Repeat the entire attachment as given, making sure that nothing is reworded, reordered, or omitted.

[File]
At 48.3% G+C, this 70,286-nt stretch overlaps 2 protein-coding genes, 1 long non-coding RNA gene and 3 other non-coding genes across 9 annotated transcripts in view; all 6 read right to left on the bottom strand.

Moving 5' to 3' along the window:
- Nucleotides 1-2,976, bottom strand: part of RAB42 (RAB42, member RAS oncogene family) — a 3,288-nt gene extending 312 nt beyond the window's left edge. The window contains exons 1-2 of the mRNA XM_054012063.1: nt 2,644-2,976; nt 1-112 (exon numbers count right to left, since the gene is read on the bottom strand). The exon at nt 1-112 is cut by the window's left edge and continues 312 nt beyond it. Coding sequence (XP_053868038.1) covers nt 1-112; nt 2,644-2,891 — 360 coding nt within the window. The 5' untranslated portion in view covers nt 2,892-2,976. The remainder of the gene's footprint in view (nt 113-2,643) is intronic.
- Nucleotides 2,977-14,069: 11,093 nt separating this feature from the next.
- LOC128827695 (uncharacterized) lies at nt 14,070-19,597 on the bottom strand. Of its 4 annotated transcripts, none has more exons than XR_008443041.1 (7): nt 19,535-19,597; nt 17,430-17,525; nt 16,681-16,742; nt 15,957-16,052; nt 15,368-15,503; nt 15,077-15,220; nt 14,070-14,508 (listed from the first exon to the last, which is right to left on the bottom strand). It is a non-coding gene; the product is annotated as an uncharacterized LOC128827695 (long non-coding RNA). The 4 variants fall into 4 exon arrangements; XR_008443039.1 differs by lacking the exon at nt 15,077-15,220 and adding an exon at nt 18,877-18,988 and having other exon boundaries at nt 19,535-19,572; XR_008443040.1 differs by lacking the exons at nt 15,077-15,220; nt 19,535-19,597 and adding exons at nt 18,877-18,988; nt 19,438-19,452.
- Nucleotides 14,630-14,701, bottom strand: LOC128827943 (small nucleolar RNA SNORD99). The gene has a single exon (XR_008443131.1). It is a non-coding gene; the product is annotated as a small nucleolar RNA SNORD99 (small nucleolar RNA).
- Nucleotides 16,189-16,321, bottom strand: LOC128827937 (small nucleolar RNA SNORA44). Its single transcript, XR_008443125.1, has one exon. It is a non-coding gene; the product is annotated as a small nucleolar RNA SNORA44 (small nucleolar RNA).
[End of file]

At 48.3% G+C, this 70,286-nt stretch overlaps 2 protein-coding genes, 1 long non-coding RNA gene and 3 other non-coding genes across 9 annotated transcripts in view; all 6 read right to left on the bottom strand.

Moving 5' to 3' along the window:
- Nucleotides 1-2,976, bottom strand: part of RAB42 (RAB42, member RAS oncogene family) — a 3,288-nt gene extending 312 nt beyond the window's left edge. The window contains exons 1-2 of the mRNA XM_054012063.1: nt 2,644-2,976; nt 1-112 (exon numbers count right to left, since the gene is read on the bottom strand). The exon at nt 1-112 is cut by the window's left edge and continues 312 nt beyond it. Coding sequence (XP_053868038.1) covers nt 1-112; nt 2,644-2,891 — 360 coding nt within the window. The 5' untranslated portion in view covers nt 2,892-2,976. The remainder of the gene's footprint in view (nt 113-2,643) is intronic.
- Nucleotides 2,977-14,069: 11,093 nt separating this feature from the next.
- LOC128827695 (uncharacterized) lies at nt 14,070-19,597 on the bottom strand. Of its 4 annotated transcripts, none has more exons than XR_008443041.1 (7): nt 19,535-19,597; nt 17,430-17,525; nt 16,681-16,742; nt 15,957-16,052; nt 15,368-15,503; nt 15,077-15,220; nt 14,070-14,508 (listed from the first exon to the last, which is right to left on the bottom strand). It is a non-coding gene; the product is annotated as an uncharacterized LOC128827695 (long non-coding RNA). The 4 variants fall into 4 exon arrangements; XR_008443039.1 differs by lacking the exon at nt 15,077-15,220 and adding an exon at nt 18,877-18,988 and having other exon boundaries at nt 19,535-19,572; XR_008443040.1 differs by lacking the exons at nt 15,077-15,220; nt 19,535-19,597 and adding exons at nt 18,877-18,988; nt 19,438-19,452.
- Nucleotides 14,630-14,701, bottom strand: LOC128827943 (small nucleolar RNA SNORD99). The gene has a single exon (XR_008443131.1). It is a non-coding gene; the product is annotated as a small nucleolar RNA SNORD99 (small nucleolar RNA).
- Nucleotides 16,189-16,321, bottom strand: LOC128827937 (small nucleolar RNA SNORA44). Its single transcript, XR_008443125.1, has one exon. It is a non-coding gene; the product is annotated as a small nucleolar RNA SNORA44 (small nucleolar RNA).